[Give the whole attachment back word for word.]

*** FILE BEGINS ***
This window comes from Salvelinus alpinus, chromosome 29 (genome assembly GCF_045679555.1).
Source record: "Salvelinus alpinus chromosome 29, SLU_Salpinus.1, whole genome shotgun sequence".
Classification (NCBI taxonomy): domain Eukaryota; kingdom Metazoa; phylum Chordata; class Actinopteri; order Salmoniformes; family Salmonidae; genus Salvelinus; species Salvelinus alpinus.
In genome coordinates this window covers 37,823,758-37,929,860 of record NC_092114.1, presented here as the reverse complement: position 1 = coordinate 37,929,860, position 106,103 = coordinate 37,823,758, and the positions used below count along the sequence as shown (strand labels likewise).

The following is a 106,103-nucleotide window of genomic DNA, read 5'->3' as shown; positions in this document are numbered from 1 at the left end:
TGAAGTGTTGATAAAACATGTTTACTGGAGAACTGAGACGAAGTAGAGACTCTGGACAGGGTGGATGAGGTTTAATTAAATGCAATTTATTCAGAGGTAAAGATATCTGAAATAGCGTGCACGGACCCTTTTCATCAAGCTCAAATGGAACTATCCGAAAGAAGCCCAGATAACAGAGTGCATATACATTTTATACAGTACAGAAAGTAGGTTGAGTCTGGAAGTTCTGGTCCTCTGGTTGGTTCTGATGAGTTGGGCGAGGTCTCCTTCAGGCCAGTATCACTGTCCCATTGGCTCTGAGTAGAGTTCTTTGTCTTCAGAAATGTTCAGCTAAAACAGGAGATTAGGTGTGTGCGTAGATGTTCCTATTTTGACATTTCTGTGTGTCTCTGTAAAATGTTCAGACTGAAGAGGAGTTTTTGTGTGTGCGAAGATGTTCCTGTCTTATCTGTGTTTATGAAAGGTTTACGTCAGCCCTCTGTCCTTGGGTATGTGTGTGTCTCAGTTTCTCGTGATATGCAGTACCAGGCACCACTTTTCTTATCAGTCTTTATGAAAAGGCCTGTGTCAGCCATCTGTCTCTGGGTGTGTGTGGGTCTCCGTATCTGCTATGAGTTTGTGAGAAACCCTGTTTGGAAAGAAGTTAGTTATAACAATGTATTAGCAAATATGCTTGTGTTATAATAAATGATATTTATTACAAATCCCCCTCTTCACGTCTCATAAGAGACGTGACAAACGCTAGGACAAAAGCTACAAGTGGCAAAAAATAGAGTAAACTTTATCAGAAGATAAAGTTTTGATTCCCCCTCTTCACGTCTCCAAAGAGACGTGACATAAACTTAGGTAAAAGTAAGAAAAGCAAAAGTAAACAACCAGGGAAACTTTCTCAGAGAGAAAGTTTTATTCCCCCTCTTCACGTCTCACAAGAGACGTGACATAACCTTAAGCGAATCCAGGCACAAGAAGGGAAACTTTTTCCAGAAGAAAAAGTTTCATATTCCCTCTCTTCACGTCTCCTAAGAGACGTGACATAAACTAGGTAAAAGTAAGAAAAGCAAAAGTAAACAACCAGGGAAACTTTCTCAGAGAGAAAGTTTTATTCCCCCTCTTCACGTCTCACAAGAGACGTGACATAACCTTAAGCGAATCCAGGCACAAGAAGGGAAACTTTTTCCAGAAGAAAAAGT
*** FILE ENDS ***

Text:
This window comes from Salvelinus alpinus, chromosome 29 (genome assembly GCF_045679555.1).
Source record: "Salvelinus alpinus chromosome 29, SLU_Salpinus.1, whole genome shotgun sequence".
Classification (NCBI taxonomy): domain Eukaryota; kingdom Metazoa; phylum Chordata; class Actinopteri; order Salmoniformes; family Salmonidae; genus Salvelinus; species Salvelinus alpinus.
In genome coordinates this window covers 37,823,758-37,929,860 of record NC_092114.1, presented here as the reverse complement: position 1 = coordinate 37,929,860, position 106,103 = coordinate 37,823,758, and the positions used below count along the sequence as shown (strand labels likewise).

The following is a 106,103-nucleotide window of genomic DNA, read 5'->3' as shown; positions in this document are numbered from 1 at the left end:
TGAAGTGTTGATAAAACATGTTTACTGGAGAACTGAGACGAAGTAGAGACTCTGGACAGGGTGGATGAGGTTTAATTAAATGCAATTTATTCAGAGGTAAAGATATCTGAAATAGCGTGCACGGACCCTTTTCATCAAGCTCAAATGGAACTATCCGAAAGAAGCCCAGATAACAGAGTGCATATACATTTTATACAGTACAGAAAGTAGGTTGAGTCTGGAAGTTCTGGTCCTCTGGTTGGTTCTGATGAGTTGGGCGAGGTCTCCTTCAGGCCAGTATCACTGTCCCATTGGCTCTGAGTAGAGTTCTTTGTCTTCAGAAATGTTCAGCTAAAACAGGAGATTAGGTGTGTGCGTAGATGTTCCTATTTTGACATTTCTGTGTGTCTCTGTAAAATGTTCAGACTGAAGAGGAGTTTTTGTGTGTGCGAAGATGTTCCTGTCTTATCTGTGTTTATGAAAGGTTTACGTCAGCCCTCTGTCCTTGGGTATGTGTGTGTCTCAGTTTCTCGTGATATGCAGTACCAGGCACCACTTTTCTTATCAGTCTTTATGAAAAGGCCTGTGTCAGCCATCTGTCTCTGGGTGTGTGTGGGTCTCCGTATCTGCTATGAGTTTGTGAGAAACCCTGTTTGGAAAGAAGTTAGTTATAACAATGTATTAGCAAATATGCTTGTGTTATAATAAATGATATTTATTACAAATCCCCCTCTTCACGTCTCATAAGAGACGTGACAAACGCTAGGACAAAAGCTACAAGTGGCAAAAAATAGAGTAAACTTTATCAGAAGATAAAGTTTTGATTCCCCCTCTTCACGTCTCCAAAGAGACGTGACATAAACTTAGGTAAAAGTAAGAAAAGCAAAAGTAAACAACCAGGGAAACTTTCTCAGAGAGAAAGTTTTATTCCCCCTCTTCACGTCTCACAAGAGACGTGACATAACCTTAAGCGAATCCAGGCACAAGAAGGGAAACTTTTTCCAGAAGAAAAAGTTTCATATTCCCTCTCTTCACGTCTCCTAAGAGACGTGACATAAACTAGGTAAAAGTAAGAAAAGCAAAAGTAAACAACCAGGGAAACTTTCTCAGAGAGAAAGTTTTATTCCCCCTCTTCACGTCTCACAAGAGACGTGACATAACCTTAAGCGAATCCAGGCACAAGAAGGGAAACTTTTTCCAGAAGAAAAAGT